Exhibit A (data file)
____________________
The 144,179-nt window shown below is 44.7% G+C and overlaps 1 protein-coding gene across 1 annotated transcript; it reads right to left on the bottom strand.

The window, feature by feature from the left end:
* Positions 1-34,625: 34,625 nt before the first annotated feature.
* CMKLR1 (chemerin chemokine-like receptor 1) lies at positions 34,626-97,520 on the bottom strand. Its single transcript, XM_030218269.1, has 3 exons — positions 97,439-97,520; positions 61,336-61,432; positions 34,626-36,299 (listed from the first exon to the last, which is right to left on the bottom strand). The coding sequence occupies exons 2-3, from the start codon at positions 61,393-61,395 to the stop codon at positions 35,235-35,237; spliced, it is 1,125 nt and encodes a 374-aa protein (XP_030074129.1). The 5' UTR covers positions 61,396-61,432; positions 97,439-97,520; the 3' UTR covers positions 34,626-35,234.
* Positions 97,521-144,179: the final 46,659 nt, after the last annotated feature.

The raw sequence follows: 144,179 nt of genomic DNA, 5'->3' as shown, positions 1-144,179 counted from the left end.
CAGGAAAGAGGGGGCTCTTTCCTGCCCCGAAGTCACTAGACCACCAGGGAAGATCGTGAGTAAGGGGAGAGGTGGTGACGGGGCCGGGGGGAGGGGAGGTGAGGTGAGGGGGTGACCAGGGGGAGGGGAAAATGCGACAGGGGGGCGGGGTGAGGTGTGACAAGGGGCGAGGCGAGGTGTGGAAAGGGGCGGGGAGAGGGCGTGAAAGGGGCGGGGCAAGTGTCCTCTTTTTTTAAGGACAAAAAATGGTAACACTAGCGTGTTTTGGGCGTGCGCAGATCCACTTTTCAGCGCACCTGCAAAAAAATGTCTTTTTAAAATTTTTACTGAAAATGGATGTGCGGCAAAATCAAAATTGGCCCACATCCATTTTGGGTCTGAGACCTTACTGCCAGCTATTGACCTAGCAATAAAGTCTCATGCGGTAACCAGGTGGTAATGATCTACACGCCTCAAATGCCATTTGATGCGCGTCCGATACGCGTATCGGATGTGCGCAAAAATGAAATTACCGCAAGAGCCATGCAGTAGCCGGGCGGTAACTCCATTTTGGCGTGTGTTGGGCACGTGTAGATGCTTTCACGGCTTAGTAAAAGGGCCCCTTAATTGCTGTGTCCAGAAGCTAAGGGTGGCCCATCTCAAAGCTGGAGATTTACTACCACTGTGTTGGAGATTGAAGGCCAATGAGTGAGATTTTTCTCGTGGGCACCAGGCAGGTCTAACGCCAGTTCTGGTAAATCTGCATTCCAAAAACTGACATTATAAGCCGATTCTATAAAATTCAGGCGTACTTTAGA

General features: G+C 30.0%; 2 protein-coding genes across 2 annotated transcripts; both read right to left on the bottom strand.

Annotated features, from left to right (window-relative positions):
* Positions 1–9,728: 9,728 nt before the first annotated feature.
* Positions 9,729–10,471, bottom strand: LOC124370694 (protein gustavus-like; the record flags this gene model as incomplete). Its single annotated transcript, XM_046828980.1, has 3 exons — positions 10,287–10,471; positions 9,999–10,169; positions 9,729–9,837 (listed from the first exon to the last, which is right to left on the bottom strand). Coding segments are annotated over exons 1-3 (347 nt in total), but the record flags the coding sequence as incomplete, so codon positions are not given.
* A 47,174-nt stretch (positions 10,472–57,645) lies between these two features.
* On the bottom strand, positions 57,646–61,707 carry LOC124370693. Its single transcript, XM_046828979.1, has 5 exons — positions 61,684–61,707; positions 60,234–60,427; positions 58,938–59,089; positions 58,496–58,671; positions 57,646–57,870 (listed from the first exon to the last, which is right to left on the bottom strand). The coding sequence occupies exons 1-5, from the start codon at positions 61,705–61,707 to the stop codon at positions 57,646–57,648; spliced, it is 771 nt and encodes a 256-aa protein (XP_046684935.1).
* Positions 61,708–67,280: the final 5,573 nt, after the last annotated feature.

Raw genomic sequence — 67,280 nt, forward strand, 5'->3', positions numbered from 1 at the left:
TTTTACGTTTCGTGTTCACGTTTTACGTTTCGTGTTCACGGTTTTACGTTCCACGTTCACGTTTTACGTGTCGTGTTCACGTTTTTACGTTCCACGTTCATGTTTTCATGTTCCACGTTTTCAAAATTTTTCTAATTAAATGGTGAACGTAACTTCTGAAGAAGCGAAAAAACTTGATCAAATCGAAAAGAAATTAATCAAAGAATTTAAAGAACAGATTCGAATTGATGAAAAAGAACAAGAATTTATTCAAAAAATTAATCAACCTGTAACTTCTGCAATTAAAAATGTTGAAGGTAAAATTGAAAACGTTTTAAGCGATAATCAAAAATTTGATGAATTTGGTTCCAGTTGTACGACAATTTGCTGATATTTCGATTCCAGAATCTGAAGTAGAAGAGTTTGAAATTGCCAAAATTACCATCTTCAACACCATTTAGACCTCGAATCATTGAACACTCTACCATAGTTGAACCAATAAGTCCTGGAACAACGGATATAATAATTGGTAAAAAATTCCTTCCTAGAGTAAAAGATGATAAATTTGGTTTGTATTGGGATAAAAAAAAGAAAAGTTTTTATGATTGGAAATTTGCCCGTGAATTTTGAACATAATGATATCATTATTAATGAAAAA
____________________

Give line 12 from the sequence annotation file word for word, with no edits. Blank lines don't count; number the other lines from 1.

* A 47,174-nt stretch (positions 10,472–57,645) lies between these two features.